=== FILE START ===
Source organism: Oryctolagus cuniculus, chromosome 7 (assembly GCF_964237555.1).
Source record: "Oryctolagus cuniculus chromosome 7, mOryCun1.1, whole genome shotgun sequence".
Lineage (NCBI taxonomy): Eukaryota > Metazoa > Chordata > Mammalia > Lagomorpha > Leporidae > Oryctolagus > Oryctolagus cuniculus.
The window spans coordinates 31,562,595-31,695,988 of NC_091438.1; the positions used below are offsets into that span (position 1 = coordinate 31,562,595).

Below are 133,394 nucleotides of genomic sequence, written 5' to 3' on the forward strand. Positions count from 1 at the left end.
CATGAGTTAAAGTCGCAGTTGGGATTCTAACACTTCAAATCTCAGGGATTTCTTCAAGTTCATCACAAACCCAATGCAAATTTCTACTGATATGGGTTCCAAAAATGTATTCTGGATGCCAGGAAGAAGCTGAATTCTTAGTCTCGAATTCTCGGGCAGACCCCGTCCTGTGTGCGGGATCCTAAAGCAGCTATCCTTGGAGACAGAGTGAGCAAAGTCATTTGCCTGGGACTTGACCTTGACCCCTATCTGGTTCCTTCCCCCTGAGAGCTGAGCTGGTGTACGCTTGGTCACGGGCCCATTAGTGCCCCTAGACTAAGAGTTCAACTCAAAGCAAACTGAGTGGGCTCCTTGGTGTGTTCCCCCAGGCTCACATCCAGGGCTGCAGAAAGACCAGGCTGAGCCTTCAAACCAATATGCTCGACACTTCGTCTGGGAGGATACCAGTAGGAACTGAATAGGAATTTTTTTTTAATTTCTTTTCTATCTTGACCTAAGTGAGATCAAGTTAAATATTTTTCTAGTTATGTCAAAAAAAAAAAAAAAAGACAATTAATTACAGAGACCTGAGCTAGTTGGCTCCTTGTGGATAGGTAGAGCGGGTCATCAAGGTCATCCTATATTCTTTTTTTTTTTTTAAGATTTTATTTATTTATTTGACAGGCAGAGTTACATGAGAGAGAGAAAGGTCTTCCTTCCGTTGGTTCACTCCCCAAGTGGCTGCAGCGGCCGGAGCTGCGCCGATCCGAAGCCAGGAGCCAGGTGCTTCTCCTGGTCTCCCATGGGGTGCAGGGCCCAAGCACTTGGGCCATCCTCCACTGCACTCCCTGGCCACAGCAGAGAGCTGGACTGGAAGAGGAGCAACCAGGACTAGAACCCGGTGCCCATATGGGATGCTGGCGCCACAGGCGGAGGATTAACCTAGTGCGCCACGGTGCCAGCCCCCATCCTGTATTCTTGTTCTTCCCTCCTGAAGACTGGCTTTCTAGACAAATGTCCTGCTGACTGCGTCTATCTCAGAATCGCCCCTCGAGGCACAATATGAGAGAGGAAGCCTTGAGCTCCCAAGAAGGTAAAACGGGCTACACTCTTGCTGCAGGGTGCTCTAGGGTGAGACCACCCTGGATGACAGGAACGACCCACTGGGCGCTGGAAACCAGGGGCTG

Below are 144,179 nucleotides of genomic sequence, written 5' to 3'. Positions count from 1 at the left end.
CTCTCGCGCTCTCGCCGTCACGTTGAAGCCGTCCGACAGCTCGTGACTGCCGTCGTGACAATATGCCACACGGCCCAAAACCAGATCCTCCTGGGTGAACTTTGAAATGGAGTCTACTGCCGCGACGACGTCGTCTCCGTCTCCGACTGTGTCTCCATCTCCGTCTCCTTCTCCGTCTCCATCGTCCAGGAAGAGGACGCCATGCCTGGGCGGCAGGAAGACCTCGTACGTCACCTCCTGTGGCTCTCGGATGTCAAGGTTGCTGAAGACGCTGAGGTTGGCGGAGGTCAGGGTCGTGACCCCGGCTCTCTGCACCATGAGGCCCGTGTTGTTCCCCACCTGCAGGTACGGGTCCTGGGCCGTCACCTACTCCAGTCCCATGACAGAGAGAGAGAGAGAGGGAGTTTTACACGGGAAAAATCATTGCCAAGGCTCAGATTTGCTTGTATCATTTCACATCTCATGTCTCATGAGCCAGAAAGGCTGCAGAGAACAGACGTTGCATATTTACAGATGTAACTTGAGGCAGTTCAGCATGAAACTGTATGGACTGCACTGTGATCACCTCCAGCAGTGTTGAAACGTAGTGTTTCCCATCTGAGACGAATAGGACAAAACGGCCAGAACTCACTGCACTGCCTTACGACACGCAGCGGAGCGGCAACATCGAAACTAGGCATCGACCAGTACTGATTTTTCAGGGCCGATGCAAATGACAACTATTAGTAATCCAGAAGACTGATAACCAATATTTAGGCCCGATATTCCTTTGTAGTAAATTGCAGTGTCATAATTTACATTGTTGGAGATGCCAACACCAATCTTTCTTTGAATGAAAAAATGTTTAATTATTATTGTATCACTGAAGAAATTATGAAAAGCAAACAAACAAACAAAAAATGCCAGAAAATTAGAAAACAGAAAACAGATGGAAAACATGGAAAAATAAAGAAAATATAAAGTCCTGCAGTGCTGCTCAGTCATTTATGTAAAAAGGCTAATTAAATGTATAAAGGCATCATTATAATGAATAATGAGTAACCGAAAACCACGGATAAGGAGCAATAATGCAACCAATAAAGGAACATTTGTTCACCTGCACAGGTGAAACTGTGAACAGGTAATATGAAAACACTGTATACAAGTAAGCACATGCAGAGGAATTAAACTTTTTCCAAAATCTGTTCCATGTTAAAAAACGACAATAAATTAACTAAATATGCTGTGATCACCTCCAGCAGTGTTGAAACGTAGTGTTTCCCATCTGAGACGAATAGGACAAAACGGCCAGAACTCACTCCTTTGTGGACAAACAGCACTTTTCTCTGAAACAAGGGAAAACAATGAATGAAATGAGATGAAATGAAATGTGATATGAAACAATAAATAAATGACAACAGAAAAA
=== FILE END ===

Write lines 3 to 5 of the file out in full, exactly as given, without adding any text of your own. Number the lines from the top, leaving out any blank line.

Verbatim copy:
Lineage (NCBI taxonomy): Eukaryota > Metazoa > Chordata > Mammalia > Lagomorpha > Leporidae > Oryctolagus > Oryctolagus cuniculus.
The window spans coordinates 31,562,595-31,695,988 of NC_091438.1; the positions used below are offsets into that span (position 1 = coordinate 31,562,595).

Below are 133,394 nucleotides of genomic sequence, written 5' to 3' on the forward strand. Positions count from 1 at the left end.